The batch menu of GRIP, showing the accumulator option

Using the image processing software GRIP (free from this site) we can combine all 20 photos. The first thing we might try is simply adding them together, as if they were stacked one on top of the other. This can be done from the batch menu of GRIP, shown on the right. Either the averaging or the accumulating option would work but the latter enables more to be got out of the stacked image when it comes to enhancing it.

Below is the result of accumulating my 20 photos. Don't worry about the trails; we will see how we can get rid of them!

the result of simply adding up the 20 photos, causing star trails.

Even though each individual photo showed no noticeable star trails, the whole sequence took more than 10 minutes and so the Earth's rotation has produced a significant effect, spoiling the image really.

So instead, we use a different option on GRIP's batch menu (see above). Near the top of the menu is "Astro combine into 1 image". That first displays a fairly complicated dialogue.

The astro-process dialogue in GRIP.

For now, we simply use the "Browse" button at top right to select the files to process and then click the "Process" button at the bottom. GRIP then finds the brightest stars in each image and matches the geometrical patterns that they make, across the images. It is then able to transform (warp) each image to superimpose the stars exactly. This time the result is clearer:

The result of combining the 20 photos properly.

Canon Powershot S40 20x15s f/4.0 ISO400 2010-08-30

Now we can see much more detail than was evident in a single frame. Even the Milky Way is starting to be visible, down through the centre of Cygnus. The darker edges of the image are because those parts were not covered by all 20 photos. I would normally crop the dark part off (an option in the Geometry menu of GRIP).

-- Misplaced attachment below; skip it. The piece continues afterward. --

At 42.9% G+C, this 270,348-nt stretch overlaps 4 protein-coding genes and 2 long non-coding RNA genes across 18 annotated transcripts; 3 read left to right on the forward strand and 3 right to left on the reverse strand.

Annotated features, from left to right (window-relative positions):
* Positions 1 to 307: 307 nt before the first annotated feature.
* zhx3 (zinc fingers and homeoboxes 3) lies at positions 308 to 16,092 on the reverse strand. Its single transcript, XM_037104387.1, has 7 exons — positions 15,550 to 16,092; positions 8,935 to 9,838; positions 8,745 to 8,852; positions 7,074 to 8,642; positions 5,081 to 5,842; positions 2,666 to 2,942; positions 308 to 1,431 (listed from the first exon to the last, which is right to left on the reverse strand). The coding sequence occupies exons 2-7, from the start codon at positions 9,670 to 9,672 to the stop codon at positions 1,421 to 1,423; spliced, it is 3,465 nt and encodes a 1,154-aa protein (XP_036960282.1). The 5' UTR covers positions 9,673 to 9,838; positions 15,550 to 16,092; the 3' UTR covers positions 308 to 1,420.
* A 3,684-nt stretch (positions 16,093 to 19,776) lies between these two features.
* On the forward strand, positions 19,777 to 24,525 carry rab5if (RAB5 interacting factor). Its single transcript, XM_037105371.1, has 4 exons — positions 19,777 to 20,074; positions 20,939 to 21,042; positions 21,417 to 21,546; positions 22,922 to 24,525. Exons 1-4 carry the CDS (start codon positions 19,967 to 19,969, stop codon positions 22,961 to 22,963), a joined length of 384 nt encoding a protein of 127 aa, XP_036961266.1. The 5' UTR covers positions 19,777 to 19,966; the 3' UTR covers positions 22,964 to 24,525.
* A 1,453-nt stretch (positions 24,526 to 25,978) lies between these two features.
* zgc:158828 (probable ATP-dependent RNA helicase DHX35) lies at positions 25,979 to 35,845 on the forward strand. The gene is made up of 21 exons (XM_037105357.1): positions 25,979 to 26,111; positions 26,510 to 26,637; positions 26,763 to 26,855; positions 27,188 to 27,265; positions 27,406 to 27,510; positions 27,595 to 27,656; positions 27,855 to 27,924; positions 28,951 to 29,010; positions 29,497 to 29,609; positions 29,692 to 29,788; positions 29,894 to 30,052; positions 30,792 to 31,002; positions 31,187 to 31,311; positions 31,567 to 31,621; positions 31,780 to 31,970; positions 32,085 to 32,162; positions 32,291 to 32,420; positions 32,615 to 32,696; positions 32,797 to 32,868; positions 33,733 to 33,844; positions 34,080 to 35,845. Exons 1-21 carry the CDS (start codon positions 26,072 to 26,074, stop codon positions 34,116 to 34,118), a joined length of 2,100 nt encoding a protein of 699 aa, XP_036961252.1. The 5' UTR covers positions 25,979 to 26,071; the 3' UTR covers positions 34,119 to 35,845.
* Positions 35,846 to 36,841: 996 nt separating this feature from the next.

Here is a cropped portion covering Lyra again at 1:1 scale, for comparison with the cropped portion of a single frame shown earlier.

Cropped detail from the combined image.

Canon Powershot S40 20x15s f/4.0 ISO400 2010-08-30

This shows stars down to magnitude* 8, which is less than one sixth of the brightness of the faintest stars that can be seen by the naked eye even from an unpolluted location. A longer sequence than 20 photos would show even more.

I want to emphasise that this was taken with an old 4-megapixel compact camera, held fixed on a simple photographic tripod, at a light-polluted location (Tyneside, UK). There was no motorised drive or fancy guiding system to follow the rotation of the Earth, nor any telescope to collect extra light or magnify the view.

We will go on to see how telescopes and motorised tripods can help but GRIP was designed to make it possible to do astrophotography without all that expensive gear.

 Example photos

Here are some more examples of astrophotos taken with a fixed camera (albeit SLR) and processed with GRIP:

Comet C/2014 E2 (Jacques)
Thumbnail image of comet C/2014 E2 (Jacques)
The Milky Way in Scutum
Thumbnail image of the Milky Way in Scutum
Comet 103P Hartley in Perseus
Thumbnail image of comet Hartley
H-alpha regions in Monoceros
Thumbnail image of H-alpha in Monoceros

 A note about magnitudes

* Magnitude is a logarithmic scale. An increase of 5 magnitudes is a 100-fold decrease in brightness, so 1 magnitude is a factor of just over 2.5. Under good conditions it is generally reckoned that magnitude 6 stars are the faintest visible to the naked eye.

How do I know that the cropped photo above shows stars down to magnitude 8? Because GRIP can also draw star charts, using data from Hipparcos and Tycho space projects (data files downloadable from here). The charts are interactive: as the mouse moves over them they show the id and magnitude of the nearest star, as in this example which covers Lyra again:

Star chart example, covering Lyra.